Adonis turns to me speaking, “My men have already been doubled at the checkpoints, and everything has been tightened up since the last insurgence. We also have cameras placed all over the grounds. Nothing will happen here without our knowledge.”

Glancing around, I see the guards are very robotic in their movement. They move like they’ve rehearsed a particular scenario a thousand times. There’s no dress rehearsal for these types of situations. You either train for anything, or you’re training for nothing. Their equipment is old, with old analog radio communique, easily hacked by any enemy with half a brain. No wonder their borders aren’t secure. The enemy most likely knows their every move. They stand rigid holding their rifles. Itchy trigger fingers, all of them. I don’t trust them. My team is fluid, trained for anything. Ready for anything. My four team members stand as an army at my back. They’re all I need. Quality is better than quantity any day of the week.

“I’m not as concerned with here. The Embassy is very well guarded. My concern lies with the border.” I reply.

Adonis nods. “Understood. This way to the conference room.”

The only person in the conference room is a woman placing documents around the table as the Prime Minister, the president of Ethiopia, and their people enter the room. The discussion will be brief. I only need a few details before they start their meeting. Adonis shows Laci the security office where she’ll have visual of inside the conference room. Shy stands watch a little further down the hall.

“Beck, how we lookin’?” I ask before stating our intentions on how this mission will go. He’s walking the grounds, making sure no unscheduled vehicles or people show up.

“Right as rain, boss,” he replies.

“Copy that.”

“Hold that copy. Looks like we have a slight change in weather,” Beck speaks again.

“Excuse me.” I hear one of the guards say through the comm. “Who are you, and what are you doing here?”

“Tell him to radio his C.O. and walk away,” I instruct Beck.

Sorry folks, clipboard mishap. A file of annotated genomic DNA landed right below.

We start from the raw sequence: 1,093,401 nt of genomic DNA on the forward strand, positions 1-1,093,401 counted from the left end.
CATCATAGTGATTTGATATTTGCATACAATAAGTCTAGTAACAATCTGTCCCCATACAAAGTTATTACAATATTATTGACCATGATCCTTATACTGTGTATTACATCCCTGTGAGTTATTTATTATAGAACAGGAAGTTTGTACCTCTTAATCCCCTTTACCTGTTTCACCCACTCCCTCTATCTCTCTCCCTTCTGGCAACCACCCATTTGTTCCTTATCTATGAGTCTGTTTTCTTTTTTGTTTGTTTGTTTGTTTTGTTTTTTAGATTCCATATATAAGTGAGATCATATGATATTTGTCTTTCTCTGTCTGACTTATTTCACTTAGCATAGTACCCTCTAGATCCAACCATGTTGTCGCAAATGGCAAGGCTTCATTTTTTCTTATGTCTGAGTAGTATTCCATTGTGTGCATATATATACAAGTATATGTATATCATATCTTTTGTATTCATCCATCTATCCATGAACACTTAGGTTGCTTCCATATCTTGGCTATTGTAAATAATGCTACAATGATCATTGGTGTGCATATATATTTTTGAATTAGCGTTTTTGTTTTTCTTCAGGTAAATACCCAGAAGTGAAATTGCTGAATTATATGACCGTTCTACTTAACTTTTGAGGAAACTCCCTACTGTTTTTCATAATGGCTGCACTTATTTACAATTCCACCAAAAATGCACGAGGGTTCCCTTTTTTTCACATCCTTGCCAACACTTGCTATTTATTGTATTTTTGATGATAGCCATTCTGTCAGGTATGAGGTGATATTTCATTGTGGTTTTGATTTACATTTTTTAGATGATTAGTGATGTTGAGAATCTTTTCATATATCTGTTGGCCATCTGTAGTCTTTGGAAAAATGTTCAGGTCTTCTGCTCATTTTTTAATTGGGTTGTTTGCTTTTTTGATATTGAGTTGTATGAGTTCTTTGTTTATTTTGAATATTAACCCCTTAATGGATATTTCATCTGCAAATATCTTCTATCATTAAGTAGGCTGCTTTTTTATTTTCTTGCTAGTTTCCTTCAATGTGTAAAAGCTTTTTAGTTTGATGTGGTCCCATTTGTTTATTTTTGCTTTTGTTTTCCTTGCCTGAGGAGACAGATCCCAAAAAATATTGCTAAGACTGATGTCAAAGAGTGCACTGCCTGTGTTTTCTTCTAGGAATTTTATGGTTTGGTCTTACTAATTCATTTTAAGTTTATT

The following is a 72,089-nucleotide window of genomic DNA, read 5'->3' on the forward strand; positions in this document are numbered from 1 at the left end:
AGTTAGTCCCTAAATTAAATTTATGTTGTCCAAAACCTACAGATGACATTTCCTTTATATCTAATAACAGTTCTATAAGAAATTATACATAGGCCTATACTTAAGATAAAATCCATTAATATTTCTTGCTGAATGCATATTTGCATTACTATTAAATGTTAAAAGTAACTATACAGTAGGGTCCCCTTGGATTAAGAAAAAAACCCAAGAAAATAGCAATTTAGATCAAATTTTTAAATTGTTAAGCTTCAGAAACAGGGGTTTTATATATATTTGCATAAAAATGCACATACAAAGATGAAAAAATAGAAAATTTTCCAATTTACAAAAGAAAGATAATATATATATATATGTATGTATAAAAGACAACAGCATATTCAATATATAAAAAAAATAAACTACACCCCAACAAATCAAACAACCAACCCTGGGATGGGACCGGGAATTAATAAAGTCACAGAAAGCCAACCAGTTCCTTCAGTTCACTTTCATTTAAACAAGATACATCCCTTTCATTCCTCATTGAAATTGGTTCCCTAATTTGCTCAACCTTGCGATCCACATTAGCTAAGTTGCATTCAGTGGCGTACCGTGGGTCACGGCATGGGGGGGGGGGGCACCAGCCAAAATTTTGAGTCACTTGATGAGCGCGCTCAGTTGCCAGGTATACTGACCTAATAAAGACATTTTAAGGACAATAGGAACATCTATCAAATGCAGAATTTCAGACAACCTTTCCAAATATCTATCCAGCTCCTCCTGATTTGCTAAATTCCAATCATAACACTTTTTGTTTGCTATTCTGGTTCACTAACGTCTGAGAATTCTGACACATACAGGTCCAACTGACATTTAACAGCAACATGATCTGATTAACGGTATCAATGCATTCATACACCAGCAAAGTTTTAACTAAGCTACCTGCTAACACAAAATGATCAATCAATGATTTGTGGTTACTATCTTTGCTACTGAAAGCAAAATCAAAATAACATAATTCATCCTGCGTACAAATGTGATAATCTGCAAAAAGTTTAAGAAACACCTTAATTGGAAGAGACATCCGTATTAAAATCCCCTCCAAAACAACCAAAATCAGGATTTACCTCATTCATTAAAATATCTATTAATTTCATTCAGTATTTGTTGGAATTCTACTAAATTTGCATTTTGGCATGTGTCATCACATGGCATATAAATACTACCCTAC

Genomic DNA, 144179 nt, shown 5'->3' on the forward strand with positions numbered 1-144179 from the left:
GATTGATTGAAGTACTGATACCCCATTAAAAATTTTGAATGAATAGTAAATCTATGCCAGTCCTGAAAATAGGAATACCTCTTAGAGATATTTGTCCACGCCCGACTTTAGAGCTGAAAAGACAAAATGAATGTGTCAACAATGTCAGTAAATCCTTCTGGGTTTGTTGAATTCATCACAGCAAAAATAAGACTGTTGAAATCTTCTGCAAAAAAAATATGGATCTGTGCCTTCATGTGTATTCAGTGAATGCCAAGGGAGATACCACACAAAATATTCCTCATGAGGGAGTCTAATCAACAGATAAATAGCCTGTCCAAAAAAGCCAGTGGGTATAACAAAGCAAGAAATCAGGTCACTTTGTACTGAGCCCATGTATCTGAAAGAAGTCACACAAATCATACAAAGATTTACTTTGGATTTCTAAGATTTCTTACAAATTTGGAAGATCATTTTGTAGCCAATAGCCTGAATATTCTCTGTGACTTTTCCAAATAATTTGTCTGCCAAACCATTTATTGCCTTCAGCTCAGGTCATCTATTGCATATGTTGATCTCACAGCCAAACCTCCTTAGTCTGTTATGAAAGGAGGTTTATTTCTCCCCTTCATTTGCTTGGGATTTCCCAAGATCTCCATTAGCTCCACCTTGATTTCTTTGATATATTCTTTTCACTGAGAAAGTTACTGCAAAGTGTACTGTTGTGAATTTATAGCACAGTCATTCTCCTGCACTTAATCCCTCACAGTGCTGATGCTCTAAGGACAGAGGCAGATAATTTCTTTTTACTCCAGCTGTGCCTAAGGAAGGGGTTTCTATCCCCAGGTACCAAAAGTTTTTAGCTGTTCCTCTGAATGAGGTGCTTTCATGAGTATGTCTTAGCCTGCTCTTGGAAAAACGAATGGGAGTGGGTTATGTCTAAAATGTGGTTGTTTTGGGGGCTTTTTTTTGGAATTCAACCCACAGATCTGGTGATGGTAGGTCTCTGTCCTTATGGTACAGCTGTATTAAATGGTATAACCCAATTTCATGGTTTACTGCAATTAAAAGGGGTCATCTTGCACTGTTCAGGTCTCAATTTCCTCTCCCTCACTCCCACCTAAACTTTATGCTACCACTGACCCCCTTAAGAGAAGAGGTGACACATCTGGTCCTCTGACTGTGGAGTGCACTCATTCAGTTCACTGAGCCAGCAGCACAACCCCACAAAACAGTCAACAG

We don’t have time to deal with people who don’t know who’s supposed to be where. That’s an internal matter.

I eye Adonis. “You need to better communicate with your people.”

As I say it, I hear his man come over the radio saying something in a dialect I don’t understand.

“He’s fine, Samuel; he’s with me. All the American’s are,” he instructs back in English.

“Beck, report.”

“All good, boss.”

I head into the conference room ready to get this process over with, so the real work can begin.

“Tell me, what have you done to better secure your border since the last attack?” I ask, plainly.

“We’ve doubled our personnel. Unfortunately, we do not have the kind of training, nor weaponry to deal with the likes of these attacks,” the Prime Minister explains. “I contracted the Collective because I’m tired of my people being massacred at our borders.”

“Have they been waiting for cover of darkness to attack, or still at more random times?” I ask.

“No longer random attacks. Somehow, they know when we’re trying to get people out, and show up shooting.”

“We appreciate your cooperation, Prime Minister. We’ll take it from here,” I tell him, standing to leave.

Adonis holds the door for me as I exit the conference room. I already see Laci heading down the hall from the security office. We head down the stairs.

As the team piles into the SUV, I notice the guards scanning all the diplomat’s cars with long stemmed mirrors, looking for any suspicious devices. Three German Shepherds, trained to sniff out bombs, are also in tow with the guards. The Embassy has its own security well in hand.

Our tires kick up dirt as we haul ass to the border. Our clothing is similar to what the soldiers patrolling the border are wearing. But it’s still obvious we’re not Sudanese. I inform the team of what the ambassador said in our meeting.

“We got a leak,” Beck sums up.

“That’s right, we got a leak. So, job number one is to find the leaky bastard and put a permanent plug in his ass,” I state.

“Laci and I will chat up the soldiers and see what we can find out,” Shy offers.

Normally this wouldn’t be a problem, except this time we must consider the religious and cultural implications of this region. The soldiers will not divulge this intel to women.

I scowl at Shy. “Remember where you are. Delaney and Beck will talk with the soldiers. You, Laci, and I will spread out amongst the other soldiers and keep our ears to the ground. Just be ready for anything.”